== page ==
The United States Capitol building was raided and vandalized on Jan. 6, 2021. This event was just another example of civil unrest during Trump’s presidency. From the increased exposure of police brutality to Confederate flags being flown in the capitol building, America has seen more than its fair share of worrisome events.

Joey Bada$$ released ALL-AMERIKKKAN BADA$$ (AABA) on April 7, 2017. Bada$$ is not one to shy away from the topics of systemic racism or police brutality. That, and much more, is what AABA is centered around.

In a perfect world, AABA, along with its themes, would sound outdated rather quickly. The truth is, however, that this album seems more applicable for today’s times.

The final track on the album, “AMERIKKKAN IDOL,” features his most blatant criticisms and hopes for change on the entire project. On the outro of the song, he says, “What the government is doin' amongst our people is downright evil / Disturbin', but not surprisin', that's for certain / With all of the conflict of propaganda, I believe they are simply tryna slander / Start a Civil War within the U.S.A amongst black and white and those alike / They are simply pushin' us to our limit so that we can all get together and get with it / They want us to rebel, so that it makes easier for them to kill us and put us in jails / Alton Sterlings are happenin' every day in this country and around the world / … Who do we call when the police break the law? / People actin' like this s*** isn't happenin', it's downright wrong / Justice won't be served by a hashtag, and that's the very reason I ask that / What are we to do?”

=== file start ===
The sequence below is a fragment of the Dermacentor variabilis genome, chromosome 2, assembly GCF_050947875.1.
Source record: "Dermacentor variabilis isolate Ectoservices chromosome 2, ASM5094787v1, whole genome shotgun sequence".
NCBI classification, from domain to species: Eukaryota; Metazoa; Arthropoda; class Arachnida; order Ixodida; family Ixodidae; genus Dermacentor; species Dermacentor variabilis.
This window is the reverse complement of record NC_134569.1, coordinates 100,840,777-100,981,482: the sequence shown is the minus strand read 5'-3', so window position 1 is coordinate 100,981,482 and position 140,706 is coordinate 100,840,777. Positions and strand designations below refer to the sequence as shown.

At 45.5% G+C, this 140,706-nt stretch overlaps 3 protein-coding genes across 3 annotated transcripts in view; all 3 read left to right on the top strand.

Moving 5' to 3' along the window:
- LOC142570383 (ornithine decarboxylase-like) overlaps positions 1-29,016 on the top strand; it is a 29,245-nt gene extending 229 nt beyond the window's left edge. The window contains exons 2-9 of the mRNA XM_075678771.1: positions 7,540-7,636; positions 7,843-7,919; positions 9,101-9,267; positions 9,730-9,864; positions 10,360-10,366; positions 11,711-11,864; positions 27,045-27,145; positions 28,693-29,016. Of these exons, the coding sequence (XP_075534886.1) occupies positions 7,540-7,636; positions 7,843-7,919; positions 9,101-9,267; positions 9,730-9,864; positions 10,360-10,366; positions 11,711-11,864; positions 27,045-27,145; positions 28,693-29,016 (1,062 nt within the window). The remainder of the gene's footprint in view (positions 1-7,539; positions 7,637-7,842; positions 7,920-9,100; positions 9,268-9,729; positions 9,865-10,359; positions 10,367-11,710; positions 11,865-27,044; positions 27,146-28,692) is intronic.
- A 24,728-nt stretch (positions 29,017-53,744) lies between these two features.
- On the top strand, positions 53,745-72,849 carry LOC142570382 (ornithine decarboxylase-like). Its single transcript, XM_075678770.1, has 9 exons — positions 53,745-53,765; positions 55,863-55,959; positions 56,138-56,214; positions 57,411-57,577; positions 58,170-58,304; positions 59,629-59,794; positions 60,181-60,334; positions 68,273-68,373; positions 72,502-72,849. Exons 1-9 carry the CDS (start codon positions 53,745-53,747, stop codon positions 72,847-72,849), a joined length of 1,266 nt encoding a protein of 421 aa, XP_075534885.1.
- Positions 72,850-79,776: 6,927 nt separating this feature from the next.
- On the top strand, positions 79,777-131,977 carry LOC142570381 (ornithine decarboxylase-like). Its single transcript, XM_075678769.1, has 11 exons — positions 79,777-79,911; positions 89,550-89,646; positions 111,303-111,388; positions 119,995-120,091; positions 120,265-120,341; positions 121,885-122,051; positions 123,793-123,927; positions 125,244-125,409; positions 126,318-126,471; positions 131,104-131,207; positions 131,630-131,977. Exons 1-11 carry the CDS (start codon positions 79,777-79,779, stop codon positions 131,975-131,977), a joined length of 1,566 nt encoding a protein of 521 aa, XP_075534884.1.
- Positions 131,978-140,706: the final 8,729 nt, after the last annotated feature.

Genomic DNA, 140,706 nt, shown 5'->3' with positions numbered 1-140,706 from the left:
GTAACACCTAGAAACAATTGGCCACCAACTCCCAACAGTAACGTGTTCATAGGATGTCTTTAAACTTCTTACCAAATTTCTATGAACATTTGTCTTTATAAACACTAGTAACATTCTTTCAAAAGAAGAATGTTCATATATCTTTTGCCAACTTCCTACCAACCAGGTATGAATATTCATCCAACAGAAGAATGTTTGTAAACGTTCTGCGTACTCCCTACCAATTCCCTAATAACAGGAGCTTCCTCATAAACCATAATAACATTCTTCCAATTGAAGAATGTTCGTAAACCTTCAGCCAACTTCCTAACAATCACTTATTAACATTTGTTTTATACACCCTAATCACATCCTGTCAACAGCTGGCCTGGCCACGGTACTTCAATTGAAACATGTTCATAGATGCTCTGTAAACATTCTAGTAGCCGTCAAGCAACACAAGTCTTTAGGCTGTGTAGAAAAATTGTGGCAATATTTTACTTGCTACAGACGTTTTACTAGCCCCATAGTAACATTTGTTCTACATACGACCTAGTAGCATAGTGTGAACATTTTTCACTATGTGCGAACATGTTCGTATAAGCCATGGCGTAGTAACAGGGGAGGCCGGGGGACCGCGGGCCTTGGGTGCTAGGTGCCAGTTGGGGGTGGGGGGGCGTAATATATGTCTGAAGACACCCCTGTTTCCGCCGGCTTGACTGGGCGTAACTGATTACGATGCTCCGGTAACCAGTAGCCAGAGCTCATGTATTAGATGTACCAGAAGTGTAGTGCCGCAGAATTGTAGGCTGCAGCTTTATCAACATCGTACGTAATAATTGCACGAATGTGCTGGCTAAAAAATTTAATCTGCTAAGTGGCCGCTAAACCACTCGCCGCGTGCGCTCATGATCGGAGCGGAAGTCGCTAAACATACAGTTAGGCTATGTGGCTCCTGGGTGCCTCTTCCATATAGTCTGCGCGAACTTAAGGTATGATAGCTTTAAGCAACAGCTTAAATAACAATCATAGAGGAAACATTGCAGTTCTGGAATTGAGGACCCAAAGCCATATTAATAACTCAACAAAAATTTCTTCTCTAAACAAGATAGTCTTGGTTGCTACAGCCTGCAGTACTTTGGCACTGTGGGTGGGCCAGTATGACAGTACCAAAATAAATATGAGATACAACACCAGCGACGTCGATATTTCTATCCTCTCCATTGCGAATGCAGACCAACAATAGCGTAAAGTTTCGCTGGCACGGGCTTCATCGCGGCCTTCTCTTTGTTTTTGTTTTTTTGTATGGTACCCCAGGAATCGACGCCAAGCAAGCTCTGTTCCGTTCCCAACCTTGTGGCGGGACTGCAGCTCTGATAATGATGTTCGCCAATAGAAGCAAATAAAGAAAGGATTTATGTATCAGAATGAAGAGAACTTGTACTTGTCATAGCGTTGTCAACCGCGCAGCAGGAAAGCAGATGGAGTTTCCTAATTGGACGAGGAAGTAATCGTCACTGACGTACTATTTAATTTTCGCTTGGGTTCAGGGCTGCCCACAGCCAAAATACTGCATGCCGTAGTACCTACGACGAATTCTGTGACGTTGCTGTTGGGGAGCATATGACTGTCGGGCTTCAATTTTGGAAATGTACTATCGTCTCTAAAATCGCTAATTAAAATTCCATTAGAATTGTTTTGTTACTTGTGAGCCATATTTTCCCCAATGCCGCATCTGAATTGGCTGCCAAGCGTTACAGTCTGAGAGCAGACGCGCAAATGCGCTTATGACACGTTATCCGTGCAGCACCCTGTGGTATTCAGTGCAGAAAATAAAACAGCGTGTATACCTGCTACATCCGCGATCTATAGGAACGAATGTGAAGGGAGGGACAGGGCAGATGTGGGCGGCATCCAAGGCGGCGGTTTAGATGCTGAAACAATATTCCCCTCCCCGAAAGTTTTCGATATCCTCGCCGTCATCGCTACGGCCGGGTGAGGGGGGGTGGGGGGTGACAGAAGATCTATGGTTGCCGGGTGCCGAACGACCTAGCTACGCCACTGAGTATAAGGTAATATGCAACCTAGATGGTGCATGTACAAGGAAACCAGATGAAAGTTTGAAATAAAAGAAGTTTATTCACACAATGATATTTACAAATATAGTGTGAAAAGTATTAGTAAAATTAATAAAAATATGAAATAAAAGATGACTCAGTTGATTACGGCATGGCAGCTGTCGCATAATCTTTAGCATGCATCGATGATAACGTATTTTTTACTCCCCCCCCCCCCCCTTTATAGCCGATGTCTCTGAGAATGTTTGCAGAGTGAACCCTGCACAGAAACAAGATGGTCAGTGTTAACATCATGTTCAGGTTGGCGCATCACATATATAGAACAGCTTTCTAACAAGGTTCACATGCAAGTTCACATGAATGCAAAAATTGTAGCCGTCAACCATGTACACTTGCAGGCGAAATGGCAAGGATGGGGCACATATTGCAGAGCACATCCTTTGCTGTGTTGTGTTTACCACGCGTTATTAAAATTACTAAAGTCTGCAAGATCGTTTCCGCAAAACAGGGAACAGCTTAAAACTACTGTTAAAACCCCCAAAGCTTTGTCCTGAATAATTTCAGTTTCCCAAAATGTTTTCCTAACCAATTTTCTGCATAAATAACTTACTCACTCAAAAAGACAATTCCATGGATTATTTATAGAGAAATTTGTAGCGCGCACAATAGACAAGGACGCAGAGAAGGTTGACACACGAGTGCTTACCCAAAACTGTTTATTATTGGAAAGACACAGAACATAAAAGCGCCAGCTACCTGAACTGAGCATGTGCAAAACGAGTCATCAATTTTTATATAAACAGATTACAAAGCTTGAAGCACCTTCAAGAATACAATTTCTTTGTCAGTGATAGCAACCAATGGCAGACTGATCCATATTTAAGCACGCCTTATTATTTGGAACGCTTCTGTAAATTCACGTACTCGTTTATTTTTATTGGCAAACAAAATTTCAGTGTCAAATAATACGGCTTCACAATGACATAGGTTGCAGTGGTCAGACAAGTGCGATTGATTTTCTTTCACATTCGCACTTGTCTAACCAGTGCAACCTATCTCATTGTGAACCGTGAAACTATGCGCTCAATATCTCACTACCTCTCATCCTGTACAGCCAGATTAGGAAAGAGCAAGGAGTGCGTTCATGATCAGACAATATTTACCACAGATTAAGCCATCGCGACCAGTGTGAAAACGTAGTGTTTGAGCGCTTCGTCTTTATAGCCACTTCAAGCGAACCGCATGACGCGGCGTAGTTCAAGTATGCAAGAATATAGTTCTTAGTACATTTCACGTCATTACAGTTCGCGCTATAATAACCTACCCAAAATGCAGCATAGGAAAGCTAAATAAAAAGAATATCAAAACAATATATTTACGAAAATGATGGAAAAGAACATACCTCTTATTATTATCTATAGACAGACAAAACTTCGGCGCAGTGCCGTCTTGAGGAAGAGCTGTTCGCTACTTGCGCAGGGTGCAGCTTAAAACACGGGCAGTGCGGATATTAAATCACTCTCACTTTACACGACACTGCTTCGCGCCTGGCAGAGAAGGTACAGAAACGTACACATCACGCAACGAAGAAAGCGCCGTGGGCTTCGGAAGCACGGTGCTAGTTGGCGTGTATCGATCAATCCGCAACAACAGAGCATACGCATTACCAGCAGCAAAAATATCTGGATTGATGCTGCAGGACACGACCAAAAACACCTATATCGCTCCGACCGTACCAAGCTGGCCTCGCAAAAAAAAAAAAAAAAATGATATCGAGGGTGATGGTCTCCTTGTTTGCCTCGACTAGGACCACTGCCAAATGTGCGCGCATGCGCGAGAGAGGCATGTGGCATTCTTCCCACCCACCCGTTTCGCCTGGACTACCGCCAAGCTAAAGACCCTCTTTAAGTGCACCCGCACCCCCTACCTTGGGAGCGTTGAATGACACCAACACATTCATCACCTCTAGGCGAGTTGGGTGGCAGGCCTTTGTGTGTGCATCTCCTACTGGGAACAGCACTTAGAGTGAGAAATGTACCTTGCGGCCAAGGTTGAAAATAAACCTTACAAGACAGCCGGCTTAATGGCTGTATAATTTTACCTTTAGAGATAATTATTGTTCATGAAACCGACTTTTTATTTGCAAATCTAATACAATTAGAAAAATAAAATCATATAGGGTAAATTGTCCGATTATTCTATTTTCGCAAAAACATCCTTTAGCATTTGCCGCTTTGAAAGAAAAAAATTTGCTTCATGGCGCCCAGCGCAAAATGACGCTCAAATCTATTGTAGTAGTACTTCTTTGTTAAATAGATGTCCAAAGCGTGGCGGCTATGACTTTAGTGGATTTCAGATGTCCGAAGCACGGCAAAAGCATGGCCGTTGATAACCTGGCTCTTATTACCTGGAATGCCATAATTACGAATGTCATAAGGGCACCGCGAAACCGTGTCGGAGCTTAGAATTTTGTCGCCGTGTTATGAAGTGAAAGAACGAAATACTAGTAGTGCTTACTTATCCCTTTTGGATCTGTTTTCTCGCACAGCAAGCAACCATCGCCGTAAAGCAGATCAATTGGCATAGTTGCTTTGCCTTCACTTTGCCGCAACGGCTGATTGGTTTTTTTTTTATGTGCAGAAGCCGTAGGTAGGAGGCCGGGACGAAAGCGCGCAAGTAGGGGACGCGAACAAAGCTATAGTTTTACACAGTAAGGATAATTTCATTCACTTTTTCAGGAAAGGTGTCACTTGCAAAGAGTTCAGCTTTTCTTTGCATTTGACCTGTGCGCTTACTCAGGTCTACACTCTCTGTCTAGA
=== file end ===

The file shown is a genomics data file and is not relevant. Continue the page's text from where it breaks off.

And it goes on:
Although it’s not hard to tell what the album may be about just by looking at the cover or seeing the strategic placement of “KKK” within certain words, listening to this album, and the outro in particular, seems like one big call to action that he is putting out.

AABA is not just an album about police brutality or racism, it’s also an album that highlights not only the struggles that black people had to endure centuries ago but the societal limitations that are still placed on black people today, regardless of their status.

While no album can single handedly change the outcome of the fight for social justice, AABA lays the groundwork for what using your voice for change can sound or look like. From major historical events in the past century like the Civil Rights movement, “White Flight,” police brutality and so, so much more, Joey Bada$$ makes it clear that the U.S. government has hardly, if ever, been on the side of the minorities.

Hip-hop has always had artists that have shed light on social inequality, racism and police brutality. People like N.W.A were some of the first popular hip-hop artists to bring politics into their music and use their voices to bring change. Hip-hop has seen a resurgence of politically-charged hip-hop in recent years, especially since the election of Donald Trump. From artists like Kendrick Lamar and his project To Pimp a Butterfly, J. Cole, Vic Mensa, Joey Bada$$ and many more, hip-hop is starting to become a platform to encourage change on a bigger scale.

While Bada$$’s album is extraordinary both sonically and contextually, it’s not ideal to feel the need to create a body of work like this. While he has surprisingly failed to respond to an Instagram DM from someone with 750 followers, one could only imagine that Bada$$ would not want this album to remain relevant. 

ALL-AMERIKKKAN BADA$$ is a beautiful yet uncomforting project that is bound to force the listeners to think about or even have conversations about injustice in America. Joey Bada$$’s honesty and transparency toward the listeners and himself is evident throughout the project as he, time and time again, demands change from the U.S. government.

Bada$$ did on this album what many people want celebrities to do: use his voice to promote positive change. The number of protests and demonstrations have risen dramatically since the killings of Breonna Taylor and George Floyd, which are two (of many) cases where there was no significant systematic change afterward. 

Whether it be the growing bipartisan disapproval of Donald Trump, whom Bada$$ denounces multiple times on AABA, or the growing number of protests surrounding the Black Lives Matter movement, Joey Bada$$ has been one of the biggest voices for change in and beyond hip-hop.

@JoeyPerkins_

jp391418@ohio.edu